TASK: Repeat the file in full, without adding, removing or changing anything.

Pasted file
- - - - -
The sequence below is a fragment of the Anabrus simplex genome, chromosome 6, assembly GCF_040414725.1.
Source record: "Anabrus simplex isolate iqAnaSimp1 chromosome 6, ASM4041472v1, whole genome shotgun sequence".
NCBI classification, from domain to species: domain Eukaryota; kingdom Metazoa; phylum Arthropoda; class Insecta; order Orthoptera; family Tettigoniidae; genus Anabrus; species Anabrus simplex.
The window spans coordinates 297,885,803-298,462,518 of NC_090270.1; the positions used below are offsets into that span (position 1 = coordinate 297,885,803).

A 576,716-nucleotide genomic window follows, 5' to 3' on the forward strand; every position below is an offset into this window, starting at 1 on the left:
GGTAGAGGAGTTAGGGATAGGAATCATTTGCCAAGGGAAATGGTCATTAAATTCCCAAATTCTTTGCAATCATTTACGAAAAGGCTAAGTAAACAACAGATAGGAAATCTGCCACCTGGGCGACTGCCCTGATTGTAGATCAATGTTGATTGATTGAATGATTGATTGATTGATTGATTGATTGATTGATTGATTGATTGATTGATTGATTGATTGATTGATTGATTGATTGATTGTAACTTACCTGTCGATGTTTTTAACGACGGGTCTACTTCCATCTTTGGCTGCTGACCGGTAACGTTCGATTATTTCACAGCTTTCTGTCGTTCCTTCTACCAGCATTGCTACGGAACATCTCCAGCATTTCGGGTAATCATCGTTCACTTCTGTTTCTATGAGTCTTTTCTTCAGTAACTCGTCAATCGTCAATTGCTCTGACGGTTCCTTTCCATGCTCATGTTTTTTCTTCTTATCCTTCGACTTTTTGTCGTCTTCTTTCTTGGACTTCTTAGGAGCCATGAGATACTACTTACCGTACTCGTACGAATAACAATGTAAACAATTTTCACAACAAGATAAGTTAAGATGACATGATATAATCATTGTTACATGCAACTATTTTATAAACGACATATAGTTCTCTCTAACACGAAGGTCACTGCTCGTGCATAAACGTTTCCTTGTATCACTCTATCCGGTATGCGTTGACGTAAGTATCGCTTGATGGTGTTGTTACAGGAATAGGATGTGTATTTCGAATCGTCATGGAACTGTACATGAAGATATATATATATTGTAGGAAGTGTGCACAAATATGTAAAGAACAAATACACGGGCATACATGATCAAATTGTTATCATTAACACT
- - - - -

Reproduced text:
The sequence below is a fragment of the Anabrus simplex genome, chromosome 6, assembly GCF_040414725.1.
Source record: "Anabrus simplex isolate iqAnaSimp1 chromosome 6, ASM4041472v1, whole genome shotgun sequence".
NCBI classification, from domain to species: domain Eukaryota; kingdom Metazoa; phylum Arthropoda; class Insecta; order Orthoptera; family Tettigoniidae; genus Anabrus; species Anabrus simplex.
The window spans coordinates 297,885,803-298,462,518 of NC_090270.1; the positions used below are offsets into that span (position 1 = coordinate 297,885,803).

A 576,716-nucleotide genomic window follows, 5' to 3' on the forward strand; every position below is an offset into this window, starting at 1 on the left:
GGTAGAGGAGTTAGGGATAGGAATCATTTGCCAAGGGAAATGGTCATTAAATTCCCAAATTCTTTGCAATCATTTACGAAAAGGCTAAGTAAACAACAGATAGGAAATCTGCCACCTGGGCGACTGCCCTGATTGTAGATCAATGTTGATTGATTGAATGATTGATTGATTGATTGATTGATTGATTGATTGATTGATTGATTGATTGATTGATTGATTGATTGATTGATTGATTGTAACTTACCTGTCGATGTTTTTAACGACGGGTCTACTTCCATCTTTGGCTGCTGACCGGTAACGTTCGATTATTTCACAGCTTTCTGTCGTTCCTTCTACCAGCATTGCTACGGAACATCTCCAGCATTTCGGGTAATCATCGTTCACTTCTGTTTCTATGAGTCTTTTCTTCAGTAACTCGTCAATCGTCAATTGCTCTGACGGTTCCTTTCCATGCTCATGTTTTTTCTTCTTATCCTTCGACTTTTTGTCGTCTTCTTTCTTGGACTTCTTAGGAGCCATGAGATACTACTTACCGTACTCGTACGAATAACAATGTAAACAATTTTCACAACAAGATAAGTTAAGATGACATGATATAATCATTGTTACATGCAACTATTTTATAAACGACATATAGTTCTCTCTAACACGAAGGTCACTGCTCGTGCATAAACGTTTCCTTGTATCACTCTATCCGGTATGCGTTGACGTAAGTATCGCTTGATGGTGTTGTTACAGGAATAGGATGTGTATTTCGAATCGTCATGGAACTGTACATGAAGATATATATATATTGTAGGAAGTGTGCACAAATATGTAAAGAACAAATACACGGGCATACATGATCAAATTGTTATCATTAACACT